All else being equal, as profits increase, share prices also rise. Hence, equities tend to be a great hedge for inflation. How to take advantage of this? There are many globally diversified equity ETFs out there. Vanguard, iShares and SPDR are effective providers of global equity ETFs.
Value vs Growth equities
There are also different variations of global equities – called “equity factors”. The main factors being: Value, Growth, Momentum, Quality, Yield and Size. You can buy an ETF for each and any of these factors. As per the study in the chart below, the best performing factors during inflationary periods have been Value and Momentum.
Why do Value equities perform better? This relates to rising interest rates during an inflationary phase. Rising rates are less favourable for Growth companies (eg Tech stocks) so they fall out of favour. As this happens, investors rotate from Growth into Value shares. Further details to explain this is contained in the notes on DCF valuation at the bottom of this article. How to take advantage? There are a number of Value-focused ETFs available. iShares is a good place to start.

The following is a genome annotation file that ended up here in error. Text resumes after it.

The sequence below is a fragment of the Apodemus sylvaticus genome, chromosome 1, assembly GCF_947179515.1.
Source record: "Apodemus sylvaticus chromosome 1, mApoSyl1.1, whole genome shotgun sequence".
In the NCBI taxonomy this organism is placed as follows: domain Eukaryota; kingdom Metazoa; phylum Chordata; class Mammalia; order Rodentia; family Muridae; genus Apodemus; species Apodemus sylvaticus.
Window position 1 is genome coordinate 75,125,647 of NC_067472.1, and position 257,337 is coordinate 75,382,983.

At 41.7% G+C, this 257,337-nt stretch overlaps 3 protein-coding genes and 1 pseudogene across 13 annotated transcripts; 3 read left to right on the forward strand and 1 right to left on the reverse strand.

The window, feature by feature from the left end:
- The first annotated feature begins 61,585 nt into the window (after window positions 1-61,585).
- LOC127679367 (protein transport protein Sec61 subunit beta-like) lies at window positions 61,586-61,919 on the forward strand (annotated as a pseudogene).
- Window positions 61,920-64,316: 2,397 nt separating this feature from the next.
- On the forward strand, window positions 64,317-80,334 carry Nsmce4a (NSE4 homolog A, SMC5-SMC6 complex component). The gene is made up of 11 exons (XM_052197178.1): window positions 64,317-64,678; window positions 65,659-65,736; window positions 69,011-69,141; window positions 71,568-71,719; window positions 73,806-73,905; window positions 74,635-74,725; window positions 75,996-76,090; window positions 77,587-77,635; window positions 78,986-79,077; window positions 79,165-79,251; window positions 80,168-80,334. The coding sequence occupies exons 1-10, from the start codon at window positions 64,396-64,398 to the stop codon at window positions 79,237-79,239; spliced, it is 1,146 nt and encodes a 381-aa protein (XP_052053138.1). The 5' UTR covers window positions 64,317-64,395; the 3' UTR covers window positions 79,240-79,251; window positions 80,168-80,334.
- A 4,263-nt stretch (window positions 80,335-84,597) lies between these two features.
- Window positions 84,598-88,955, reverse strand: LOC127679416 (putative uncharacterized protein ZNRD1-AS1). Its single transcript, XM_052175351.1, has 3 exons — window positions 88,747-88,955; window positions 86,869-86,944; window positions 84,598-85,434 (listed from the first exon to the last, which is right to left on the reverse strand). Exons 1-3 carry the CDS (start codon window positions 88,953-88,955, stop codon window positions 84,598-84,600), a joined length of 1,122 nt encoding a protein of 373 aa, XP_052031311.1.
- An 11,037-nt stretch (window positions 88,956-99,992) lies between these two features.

Momentum describes any pattern that keeps building on itself. Momentum equities simply keep going up over a period of time. Momentum is not specifically connected with an inflationary period but because the latter tended to last for a period of time, that provided an environment for momentum-oriented stocks to keep moving in the same direction. How to take advantage? Again, there are a number of Momentum-focused ETFs out there. iShares is one provider of Momentum ETFs.
Property is a leveraged asset class meaning it is sensitive to interest rates. Currently, central banks appear willing to let inflation run in the hope it is only reflecting transitory post-Covid adjustments. If central banks are correct, moderate inflation will not lead to significant interest rate hikes. That combination of low rates and moderate inflation (translating into moderate wage rises) is supportive for residential property – and indeed, other sectors such as commercial and industrial.
How to take advantage? Apart from buying property in the usual way, we can invest in REITs (Real Estate Investment Trusts) which are essentially property funds. There are REITs available in various different property sectors including Residential, Storage, Office, Retail, Industrial etc. Larger and more liquid REITs are the best place to start for new investors. A good place to look for available REITs is this handy website